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Time for tea

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It was my birthday last month and I was fortunate to be gifted a product I have been wanting for a while to help eliminate a source of plastic waste.

It was an individual tea infuser – this is a simple product that comes in a range of styles and prices starting from as little as $5.
Everyone agrees loose-leaf tea tastes better, but it is also more time consuming to prepare and if you are just making yourself a cup the effort does not seem worth it! Enter the individual tea infuser! A little dome-shaped contraption you fill with loose-leaf tea, pop in the cup and use as you would a tea bag — except instead of it heading to the bin when you are done the leaves can be dumped in the garden and the infuser washed and reused.

Tea bags are a little deceptive as they look and feel like they are a paper-based product, so many people assume they are and can be composted etc. The way tea bags are manufactured depends on the brand, but studies have shown that approximately 70-80% of bags are made from compostable paper and the remaining 20-30% contain polypropylene – used to heat seal the bags.

The Nerada tea brand website states, “Our filter paper is manufactured using a blend of high-quality manila hemp, which does contain a tiny percentage (less than 2%) of food-grade synthetic fibres.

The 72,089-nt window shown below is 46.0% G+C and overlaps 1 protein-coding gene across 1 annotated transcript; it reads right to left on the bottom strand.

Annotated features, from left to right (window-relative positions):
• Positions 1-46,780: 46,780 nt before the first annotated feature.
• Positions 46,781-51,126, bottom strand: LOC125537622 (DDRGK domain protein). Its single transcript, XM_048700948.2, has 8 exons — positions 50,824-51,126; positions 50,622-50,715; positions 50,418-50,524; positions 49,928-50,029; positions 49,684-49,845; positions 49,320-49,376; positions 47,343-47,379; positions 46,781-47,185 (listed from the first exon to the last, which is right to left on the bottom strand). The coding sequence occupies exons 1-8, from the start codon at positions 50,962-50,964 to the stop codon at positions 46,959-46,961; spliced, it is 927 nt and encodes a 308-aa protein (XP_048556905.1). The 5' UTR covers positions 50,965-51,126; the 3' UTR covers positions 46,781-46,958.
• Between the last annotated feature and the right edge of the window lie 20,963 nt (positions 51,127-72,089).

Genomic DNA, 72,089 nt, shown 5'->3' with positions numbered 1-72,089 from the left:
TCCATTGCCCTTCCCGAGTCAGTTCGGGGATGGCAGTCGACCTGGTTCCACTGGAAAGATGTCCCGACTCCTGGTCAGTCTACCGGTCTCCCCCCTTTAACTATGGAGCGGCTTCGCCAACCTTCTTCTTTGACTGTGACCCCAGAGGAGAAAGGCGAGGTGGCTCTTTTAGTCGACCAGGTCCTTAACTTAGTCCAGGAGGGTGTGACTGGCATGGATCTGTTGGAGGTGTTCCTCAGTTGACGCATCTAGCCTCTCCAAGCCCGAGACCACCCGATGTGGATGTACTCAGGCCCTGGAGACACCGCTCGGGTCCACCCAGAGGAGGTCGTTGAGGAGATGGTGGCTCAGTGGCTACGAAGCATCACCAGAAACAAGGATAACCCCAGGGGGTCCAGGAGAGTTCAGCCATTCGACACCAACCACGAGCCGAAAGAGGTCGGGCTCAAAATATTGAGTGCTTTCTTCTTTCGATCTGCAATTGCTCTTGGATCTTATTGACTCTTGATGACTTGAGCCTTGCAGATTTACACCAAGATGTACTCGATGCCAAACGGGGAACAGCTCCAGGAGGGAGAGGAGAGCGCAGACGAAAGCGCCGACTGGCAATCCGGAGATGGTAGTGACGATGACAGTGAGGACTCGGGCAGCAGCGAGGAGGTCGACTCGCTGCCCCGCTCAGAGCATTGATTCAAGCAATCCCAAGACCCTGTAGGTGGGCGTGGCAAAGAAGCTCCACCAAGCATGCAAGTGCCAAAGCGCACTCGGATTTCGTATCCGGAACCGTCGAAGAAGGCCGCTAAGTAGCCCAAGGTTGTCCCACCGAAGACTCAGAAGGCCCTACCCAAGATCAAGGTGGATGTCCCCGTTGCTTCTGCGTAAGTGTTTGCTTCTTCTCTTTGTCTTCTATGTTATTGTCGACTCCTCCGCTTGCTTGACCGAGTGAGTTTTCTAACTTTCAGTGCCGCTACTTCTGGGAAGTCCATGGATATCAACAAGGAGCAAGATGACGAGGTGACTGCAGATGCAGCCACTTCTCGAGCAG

“Nerada teabags are compostable when added to a normal garden compost heap. The natural fibres of the filter paper decompose at a natural pace, while the tiny amount (less than 2%) of synthetic fibres decompose at a slower rate than their natural counterparts.”

Premium brands, such as Pukka, offer completely biodegradable tea bags. According to their website, “Our tea bag paper is made of a special blend of natural abaca (a type of banana) and plant cellulose fibres. Our supply of tea bag paper is also unbleached. They are staple-free and 100% biodegradable and/or recyclable. The tea bag strings are made from 100% organic, non-GMO, un-bleached cotton.”

I was impressed at the transparency and level of detail offered on these company’s websites, so if you are not quite ready to give up the tea bag perhaps do a little research to determine what is a better brand for you. Remember to check the type of bag too, as some ranges differ within the same brand. For example, the Twining’s pyramid tea bag range is listed as fully biodegradable, however their string-and-tag range contains plastic.

An individual tea infuser can also be used with herbal teas and cool water in a drink bottle, an alternative to the cold water infusion bag craze that kicked off last summer. The details of what those bags are made out of is sketchy, which is never a good sign! I am still astounded when brands seem to develop more ways to encourage us to buy plastic, not less. Maybe just pop a few slices of lemon in your drink bottle if you would like a flavour hit in your water this summer.